With new regulations and changes to government policy around vehicles fleet managers are having to work harder than ever to ensure that both company car policy and driver behaviour is in line with current legislation.
The areas perhaps causing the biggest headaches in terms of planning are fuel, emissions and related taxation of company cars. There's T-tax in London, changes to cash for car rules and a lack of clarity on taxable benefits for Ultra Low Emission Vehicles or "ULEVs". Ever changing rules around some of these government policies are causing increasing frustration for fleet managers trying to futureproof their car policies. However what is clear is that ULEVs are going to form part of the longer term strategy for company fleet.
ULEVs are vehicles that emit extremely low levels of motor vehicle emissions compared to other vehicles, typically this includes electric vehicles, plug-in hybrids and hydrogen fuel cell vehicles, although the latter are still very much in the pipeline. As of spring 2017 there were still only two manufacturers selling hydrogen powered cars in the UK, Toyota and Hyundai, and just twenty or so operational or planned filling stations across the country.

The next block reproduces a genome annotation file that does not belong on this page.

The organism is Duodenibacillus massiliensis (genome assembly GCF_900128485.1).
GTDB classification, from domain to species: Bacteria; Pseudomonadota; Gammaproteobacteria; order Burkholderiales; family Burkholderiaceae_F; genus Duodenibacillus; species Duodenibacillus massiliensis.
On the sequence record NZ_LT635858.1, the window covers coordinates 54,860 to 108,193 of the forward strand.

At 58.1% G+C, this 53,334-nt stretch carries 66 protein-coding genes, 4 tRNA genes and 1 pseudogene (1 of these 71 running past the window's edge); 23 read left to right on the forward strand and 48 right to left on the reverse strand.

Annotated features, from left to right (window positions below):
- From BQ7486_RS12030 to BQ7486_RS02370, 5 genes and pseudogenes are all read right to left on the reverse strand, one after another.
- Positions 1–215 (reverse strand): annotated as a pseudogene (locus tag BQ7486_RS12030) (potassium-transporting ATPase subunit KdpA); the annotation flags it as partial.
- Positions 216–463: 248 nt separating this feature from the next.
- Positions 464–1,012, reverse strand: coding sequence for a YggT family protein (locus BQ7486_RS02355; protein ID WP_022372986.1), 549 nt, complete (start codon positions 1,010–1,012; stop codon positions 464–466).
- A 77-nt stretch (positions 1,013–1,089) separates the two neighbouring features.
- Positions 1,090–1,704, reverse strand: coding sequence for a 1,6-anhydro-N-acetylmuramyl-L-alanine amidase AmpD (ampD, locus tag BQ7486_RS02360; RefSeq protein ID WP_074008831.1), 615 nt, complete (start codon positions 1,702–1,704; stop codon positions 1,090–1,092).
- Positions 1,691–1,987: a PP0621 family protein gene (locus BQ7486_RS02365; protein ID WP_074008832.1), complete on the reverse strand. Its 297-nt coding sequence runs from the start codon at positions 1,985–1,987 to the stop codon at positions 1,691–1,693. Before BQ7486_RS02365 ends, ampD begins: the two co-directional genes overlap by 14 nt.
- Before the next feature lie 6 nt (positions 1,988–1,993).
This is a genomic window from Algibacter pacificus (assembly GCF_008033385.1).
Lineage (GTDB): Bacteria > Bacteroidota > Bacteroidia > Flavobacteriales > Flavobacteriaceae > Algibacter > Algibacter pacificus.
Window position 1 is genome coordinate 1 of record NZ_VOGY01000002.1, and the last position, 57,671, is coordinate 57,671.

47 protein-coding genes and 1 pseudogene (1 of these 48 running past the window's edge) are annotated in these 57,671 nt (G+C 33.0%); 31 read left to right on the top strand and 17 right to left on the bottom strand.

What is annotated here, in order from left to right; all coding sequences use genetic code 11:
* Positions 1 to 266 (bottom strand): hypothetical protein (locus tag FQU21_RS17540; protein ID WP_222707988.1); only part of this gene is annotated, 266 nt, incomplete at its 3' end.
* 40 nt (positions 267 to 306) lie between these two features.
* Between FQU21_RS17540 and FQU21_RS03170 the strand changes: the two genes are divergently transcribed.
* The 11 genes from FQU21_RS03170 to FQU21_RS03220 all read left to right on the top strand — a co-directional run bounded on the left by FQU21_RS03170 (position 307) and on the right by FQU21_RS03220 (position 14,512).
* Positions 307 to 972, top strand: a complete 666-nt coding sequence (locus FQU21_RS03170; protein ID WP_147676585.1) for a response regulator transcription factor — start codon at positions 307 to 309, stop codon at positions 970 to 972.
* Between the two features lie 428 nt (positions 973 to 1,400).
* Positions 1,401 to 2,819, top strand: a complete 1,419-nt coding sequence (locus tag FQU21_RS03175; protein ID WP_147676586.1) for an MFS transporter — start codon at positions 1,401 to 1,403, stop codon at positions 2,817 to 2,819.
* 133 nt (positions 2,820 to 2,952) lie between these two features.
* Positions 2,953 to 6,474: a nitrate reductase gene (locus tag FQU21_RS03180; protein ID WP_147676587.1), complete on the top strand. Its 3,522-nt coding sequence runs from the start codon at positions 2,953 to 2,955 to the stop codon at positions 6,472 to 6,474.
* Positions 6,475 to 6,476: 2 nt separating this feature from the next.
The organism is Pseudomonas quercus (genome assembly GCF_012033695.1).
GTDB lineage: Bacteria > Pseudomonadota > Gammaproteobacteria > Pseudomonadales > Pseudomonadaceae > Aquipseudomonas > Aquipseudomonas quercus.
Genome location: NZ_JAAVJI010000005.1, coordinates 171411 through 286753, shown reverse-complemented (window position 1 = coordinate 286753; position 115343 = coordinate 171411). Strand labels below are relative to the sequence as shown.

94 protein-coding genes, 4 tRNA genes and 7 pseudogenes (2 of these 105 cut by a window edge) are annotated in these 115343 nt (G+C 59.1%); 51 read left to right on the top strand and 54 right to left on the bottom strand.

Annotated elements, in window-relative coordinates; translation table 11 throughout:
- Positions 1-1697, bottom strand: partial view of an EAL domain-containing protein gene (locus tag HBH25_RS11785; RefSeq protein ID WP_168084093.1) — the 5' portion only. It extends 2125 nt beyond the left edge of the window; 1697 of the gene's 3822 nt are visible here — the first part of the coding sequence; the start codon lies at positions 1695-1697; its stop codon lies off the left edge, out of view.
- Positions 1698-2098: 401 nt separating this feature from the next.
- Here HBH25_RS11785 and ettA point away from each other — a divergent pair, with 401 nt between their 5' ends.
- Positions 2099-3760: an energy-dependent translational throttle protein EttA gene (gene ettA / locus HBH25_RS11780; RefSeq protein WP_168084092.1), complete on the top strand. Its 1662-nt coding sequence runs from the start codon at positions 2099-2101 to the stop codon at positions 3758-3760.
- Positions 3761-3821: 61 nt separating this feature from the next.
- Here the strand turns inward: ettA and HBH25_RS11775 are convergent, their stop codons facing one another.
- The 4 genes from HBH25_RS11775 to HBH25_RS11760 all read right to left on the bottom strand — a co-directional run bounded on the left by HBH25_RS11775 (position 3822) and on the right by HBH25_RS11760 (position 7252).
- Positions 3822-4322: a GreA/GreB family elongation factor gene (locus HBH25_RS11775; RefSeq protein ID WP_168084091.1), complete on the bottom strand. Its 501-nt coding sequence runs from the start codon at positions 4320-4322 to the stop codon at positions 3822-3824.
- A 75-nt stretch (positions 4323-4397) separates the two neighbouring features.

Electric or hybrid vehicles on the other hand have become much more widely available in recent years. There are over 35 plug-in models now available to UK motorists and by mid 2017 the government and industry body Go Ultra Low predicts there will be more than 100,000 plug-in cars on UK roads. By 2027 the Government expects around half of all new cars sold to be battery-powered. Infrastructure is developing too, the energy company Ecotricity have developed an 'electric highway', a network of charging stations on motorways between London and Edinburgh where drivers can get an 80% charge in just 20 minutes.
So these cars are definitely here to stay. The European EV market had 29,000 registrations in March 2017 with models such as the BMW 330e, Volkswagen Golf GTE and Audi A3 Sportback e-tron among the most popular. One of the main concerns for drivers has been range so we took a quick look at how far and how fast you can go in a variety of electric or hybrid vehicles. And how much taking advantage of this new technology might set you back.